Wheatstraw's self-promotion swiftly paid off as he became a popular performer in East St. Louis, to the extent that he was asked to Chicago in 1930 to partake in recording sessions. He first entered the Vocalion Studios on August 13, 1930, and recorded a handful of numbers which included "Four O'Clock in the Morning" and "Tennessee Peaches Blues". Over the following decade, he would make several such treks, recording over 160 sides for the Vocalion, Decca and Bluebird labels.

Wheatstraw was known for his laid-back approach and adept singing and songwriting, though his instrumental talents were average at best. His songwriting appealed to working class minorities, due to their nature of the content – he often wrote about social issues such as unemployment and public assistance. There were also pieces about the immoral ways of loose women, and true to his own self-publicity, death and the supernatural. Almost all of his songs included his trademark "Ooh, well well", usually accentuated in the third verse, and this has been carried on by many subsequent bluesmen, most noteworthy today being R. L. Burnside.

On his records Wheatstraw is occasionally heard playing guitar, but he usually took to the piano and required a guitarist to play with him—among his collaborators were Kokomo Arnold, Lonnie Johnson, Charley Jordan, Papa Charlie McCoy and Teddy Bunn, in addition to pianist Champion Jack Dupree. On some of his last dates, Wheatstraw recorded within a jazz inspired framework, collaborating with Lil Hardin Armstrong and trumpeter Jonah Jones.

^ Charters, Samuel B. (1960). The Country Blues. English Edition. P. 32. Michael Joseph.^ Russel (ibid) p 697.^ Garon (ibid) p. 15.^ Garon (ibid)

Influence[edit]

Wheatstraw's influence was enormous during the 1930s. Perhaps the most obvious example of Wheatstraw's impact can be seen in the lyrics and vocal stylings of Robert Johnson, often considered the most important blues figure of the era. Many of Johnson's own recordings were actually re-workings of other popular artists of the time, and he drew heavily from Wheatstraw's repertoire. For example, Wheatstraw's "Police station blues" forms the basis for Johnson's "Hellhound on my trail". His "Devil's son in law" nickname also reflected Johnson's similar image.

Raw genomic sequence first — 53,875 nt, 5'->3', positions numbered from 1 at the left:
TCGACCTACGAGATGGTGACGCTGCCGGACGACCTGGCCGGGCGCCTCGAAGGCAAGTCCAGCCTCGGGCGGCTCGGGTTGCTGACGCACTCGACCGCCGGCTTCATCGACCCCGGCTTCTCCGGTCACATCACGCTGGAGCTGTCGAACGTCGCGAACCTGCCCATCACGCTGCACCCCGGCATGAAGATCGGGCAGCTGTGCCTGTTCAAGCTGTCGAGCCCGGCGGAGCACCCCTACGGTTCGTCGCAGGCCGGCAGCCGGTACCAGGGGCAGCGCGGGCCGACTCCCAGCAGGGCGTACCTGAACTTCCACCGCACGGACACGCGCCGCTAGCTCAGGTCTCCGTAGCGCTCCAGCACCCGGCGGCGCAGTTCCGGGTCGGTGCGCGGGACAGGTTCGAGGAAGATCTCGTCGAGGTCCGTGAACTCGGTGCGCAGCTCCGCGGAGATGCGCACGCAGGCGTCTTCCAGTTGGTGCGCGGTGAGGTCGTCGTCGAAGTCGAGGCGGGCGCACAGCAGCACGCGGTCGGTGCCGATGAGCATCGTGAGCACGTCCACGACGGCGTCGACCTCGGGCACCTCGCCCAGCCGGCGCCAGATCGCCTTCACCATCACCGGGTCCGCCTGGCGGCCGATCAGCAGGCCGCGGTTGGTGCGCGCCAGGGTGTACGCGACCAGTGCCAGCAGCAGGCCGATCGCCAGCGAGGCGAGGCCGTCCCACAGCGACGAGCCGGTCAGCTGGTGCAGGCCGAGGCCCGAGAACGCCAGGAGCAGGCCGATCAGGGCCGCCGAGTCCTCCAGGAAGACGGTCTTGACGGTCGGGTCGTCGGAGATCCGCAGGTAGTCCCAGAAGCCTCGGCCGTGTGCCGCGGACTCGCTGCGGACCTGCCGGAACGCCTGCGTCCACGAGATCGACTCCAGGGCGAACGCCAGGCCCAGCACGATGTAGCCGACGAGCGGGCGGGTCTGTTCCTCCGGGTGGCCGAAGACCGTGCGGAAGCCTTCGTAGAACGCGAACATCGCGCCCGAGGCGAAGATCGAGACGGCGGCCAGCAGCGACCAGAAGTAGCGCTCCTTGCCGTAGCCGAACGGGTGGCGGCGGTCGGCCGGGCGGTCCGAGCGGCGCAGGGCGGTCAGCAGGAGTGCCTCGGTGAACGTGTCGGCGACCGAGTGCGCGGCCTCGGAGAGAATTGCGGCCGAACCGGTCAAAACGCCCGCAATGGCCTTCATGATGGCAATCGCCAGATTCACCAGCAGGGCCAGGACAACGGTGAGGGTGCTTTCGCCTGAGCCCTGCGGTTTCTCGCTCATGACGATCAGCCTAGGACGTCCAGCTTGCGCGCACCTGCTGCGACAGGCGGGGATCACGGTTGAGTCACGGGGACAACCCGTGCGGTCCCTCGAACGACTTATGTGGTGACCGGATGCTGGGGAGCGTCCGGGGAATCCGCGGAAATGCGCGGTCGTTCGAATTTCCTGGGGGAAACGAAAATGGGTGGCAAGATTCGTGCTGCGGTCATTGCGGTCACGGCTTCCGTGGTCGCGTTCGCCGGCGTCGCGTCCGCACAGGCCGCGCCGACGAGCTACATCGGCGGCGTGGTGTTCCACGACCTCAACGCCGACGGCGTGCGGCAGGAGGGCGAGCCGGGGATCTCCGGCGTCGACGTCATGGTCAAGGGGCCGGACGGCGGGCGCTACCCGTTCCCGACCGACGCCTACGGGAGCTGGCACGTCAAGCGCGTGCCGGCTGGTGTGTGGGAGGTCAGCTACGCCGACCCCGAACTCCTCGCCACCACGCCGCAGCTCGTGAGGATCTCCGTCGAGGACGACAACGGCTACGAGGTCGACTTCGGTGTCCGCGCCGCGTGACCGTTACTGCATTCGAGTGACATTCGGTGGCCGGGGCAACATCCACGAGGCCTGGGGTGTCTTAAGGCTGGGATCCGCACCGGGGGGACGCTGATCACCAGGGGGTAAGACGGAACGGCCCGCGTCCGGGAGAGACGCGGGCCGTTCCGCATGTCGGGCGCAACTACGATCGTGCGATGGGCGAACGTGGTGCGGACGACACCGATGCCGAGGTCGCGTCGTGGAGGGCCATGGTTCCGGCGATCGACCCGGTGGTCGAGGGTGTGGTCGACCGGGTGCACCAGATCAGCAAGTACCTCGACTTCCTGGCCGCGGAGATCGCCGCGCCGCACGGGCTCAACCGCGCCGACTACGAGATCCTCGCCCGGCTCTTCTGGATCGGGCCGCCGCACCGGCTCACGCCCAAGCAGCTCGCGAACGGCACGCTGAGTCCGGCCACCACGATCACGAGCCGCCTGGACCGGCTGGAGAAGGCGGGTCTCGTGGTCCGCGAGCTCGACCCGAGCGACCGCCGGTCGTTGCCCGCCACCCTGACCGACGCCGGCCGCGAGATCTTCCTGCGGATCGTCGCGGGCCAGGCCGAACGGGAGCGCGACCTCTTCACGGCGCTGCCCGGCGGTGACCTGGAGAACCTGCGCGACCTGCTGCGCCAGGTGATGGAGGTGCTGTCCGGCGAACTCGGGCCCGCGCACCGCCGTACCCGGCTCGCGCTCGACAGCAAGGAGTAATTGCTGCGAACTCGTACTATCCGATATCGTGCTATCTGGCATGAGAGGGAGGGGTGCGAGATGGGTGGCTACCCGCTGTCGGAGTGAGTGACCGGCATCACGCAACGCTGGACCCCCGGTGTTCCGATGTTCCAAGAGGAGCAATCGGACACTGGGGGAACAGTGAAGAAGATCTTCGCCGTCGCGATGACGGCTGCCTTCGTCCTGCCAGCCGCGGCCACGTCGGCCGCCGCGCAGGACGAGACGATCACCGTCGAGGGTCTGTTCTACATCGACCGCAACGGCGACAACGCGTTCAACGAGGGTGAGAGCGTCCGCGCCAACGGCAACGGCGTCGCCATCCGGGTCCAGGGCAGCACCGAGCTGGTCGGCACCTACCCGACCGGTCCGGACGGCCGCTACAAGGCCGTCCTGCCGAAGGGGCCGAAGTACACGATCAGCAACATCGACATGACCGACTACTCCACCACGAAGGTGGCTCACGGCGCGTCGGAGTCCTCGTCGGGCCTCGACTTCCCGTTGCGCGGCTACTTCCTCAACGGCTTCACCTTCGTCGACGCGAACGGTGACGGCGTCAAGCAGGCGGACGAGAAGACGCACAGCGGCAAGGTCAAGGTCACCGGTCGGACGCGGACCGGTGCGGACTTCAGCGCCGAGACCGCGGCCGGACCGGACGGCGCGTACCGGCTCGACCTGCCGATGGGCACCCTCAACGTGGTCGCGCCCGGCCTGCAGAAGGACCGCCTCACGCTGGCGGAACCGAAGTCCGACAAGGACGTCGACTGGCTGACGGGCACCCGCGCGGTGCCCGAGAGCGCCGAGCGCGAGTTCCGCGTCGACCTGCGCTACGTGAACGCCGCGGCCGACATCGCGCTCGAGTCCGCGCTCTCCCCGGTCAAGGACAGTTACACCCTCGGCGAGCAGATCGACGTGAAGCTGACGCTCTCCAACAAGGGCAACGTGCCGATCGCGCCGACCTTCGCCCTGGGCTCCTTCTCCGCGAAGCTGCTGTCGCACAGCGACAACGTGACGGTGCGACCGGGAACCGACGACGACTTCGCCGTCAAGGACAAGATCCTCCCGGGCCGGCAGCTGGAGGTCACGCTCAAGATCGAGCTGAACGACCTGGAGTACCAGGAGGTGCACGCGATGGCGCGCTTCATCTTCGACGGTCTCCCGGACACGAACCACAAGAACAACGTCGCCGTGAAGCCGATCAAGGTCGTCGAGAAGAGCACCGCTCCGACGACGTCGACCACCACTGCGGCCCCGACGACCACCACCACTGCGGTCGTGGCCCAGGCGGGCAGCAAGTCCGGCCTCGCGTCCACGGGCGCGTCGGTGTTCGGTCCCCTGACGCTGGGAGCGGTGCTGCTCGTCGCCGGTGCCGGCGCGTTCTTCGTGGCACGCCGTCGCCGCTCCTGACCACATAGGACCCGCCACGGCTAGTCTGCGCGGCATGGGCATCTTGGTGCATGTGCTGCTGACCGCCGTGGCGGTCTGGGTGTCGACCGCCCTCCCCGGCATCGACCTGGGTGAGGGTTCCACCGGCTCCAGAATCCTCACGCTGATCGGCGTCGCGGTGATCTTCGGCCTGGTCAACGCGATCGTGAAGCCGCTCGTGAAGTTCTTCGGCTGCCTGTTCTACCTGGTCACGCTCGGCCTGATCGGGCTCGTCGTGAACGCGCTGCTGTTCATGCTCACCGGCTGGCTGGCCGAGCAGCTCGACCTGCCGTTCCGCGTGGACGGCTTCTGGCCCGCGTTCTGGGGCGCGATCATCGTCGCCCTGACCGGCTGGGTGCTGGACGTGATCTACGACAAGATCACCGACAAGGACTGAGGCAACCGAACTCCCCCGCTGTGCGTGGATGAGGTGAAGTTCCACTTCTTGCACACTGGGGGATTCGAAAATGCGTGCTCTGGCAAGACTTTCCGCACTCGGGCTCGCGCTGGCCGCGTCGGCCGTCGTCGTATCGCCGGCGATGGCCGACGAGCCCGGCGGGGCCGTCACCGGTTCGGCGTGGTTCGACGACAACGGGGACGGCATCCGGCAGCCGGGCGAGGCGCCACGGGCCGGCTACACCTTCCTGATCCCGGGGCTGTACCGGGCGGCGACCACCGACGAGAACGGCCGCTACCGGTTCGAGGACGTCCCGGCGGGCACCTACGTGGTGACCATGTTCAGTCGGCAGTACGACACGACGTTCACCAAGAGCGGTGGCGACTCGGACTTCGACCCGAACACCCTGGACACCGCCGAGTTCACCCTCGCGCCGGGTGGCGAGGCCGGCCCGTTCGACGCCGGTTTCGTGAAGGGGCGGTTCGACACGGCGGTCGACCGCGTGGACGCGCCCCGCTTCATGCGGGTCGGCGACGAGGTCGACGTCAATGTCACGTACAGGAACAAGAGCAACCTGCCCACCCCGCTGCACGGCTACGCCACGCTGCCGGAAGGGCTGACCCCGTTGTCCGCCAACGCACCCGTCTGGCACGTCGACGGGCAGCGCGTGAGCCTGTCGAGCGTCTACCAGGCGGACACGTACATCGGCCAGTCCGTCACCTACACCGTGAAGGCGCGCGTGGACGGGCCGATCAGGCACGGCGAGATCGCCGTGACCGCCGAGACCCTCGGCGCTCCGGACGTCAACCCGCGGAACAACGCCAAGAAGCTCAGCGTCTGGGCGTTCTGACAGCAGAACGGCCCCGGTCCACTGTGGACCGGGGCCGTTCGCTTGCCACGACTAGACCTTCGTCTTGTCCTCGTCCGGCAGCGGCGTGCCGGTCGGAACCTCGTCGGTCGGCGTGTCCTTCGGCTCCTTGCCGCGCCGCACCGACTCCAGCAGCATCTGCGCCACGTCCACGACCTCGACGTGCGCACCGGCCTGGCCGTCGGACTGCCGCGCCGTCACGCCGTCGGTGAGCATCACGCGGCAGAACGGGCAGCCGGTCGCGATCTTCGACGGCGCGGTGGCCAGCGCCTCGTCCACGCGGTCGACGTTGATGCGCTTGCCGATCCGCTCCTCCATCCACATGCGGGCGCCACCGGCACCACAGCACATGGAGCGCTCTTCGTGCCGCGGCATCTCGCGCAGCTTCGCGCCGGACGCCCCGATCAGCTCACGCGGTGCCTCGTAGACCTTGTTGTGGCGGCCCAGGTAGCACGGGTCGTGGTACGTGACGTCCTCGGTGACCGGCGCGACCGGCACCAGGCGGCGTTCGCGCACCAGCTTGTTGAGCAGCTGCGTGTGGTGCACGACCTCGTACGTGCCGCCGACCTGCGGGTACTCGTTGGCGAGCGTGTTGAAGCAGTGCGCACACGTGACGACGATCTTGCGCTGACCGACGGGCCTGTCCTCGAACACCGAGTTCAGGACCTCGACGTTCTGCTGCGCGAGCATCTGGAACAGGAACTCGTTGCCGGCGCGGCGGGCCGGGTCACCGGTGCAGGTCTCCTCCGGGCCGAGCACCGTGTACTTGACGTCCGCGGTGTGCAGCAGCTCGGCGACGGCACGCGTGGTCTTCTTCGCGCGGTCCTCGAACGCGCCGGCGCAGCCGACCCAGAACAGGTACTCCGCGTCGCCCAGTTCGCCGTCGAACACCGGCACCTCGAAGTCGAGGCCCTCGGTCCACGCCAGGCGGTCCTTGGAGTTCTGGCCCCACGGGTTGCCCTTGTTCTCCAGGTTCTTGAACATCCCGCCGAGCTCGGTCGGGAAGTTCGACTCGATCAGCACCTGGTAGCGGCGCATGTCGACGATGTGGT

Wheatstraw, along with Leroy Carr, was one of the earliest blues singer piano players. Many elements of his style can be seen in later artists like Champion Jack Dupree, Moon Mullican and Jerry Lee Lewis. Wheatstraw also made many recordings with the very influential Kokomo Arnold, who wrote the blues standard "Milk cow blues".

Peetie Wheatstraw is mentioned in the song Letters sent by the band Half Man Half Biscuit on their 2005 album Achtung Bono.

Death[edit]

Wheatstraw was still riding the crest of his success when he met his premature demise. The songs “Mister Livingood” and “Bring Me Flowers While I’m Living” were his last known recordings in his final recording session on November 25, 1941. On December 21, 1941, his 39th birthday, he and some friends decided to take a drive. They tried to entice Wheatstraw's friend, the blues singer Teddy Darby, but Darby's wife refused to let him join them. Wheatstraw was a passenger in the back seat when the Buick struck a standing freight train, instantly killing his two companions. Wheatstraw died of massive head injuries in the hospital some hours later. There is a legend that his death drew little attention, but the accident was fully reported in St. Louis and East St. Louis newspapers and obituaries appeared in the national music press. Down Beat led the front page for January 15, 1942 with the story of the accident, and an appreciation of Peetie's career under the headline, "Blues Shouter Killed After Waxing 'Hearseman Blues'". Wheatstraw was buried in Growders Cemetery in Cotton Plant, Arkansas.

^ Cite error: The named reference Gates_Jr._2008_226.E2.80.93228 was invoked but never defined (see the help page).^ Garon (ibid) pp. 100–103.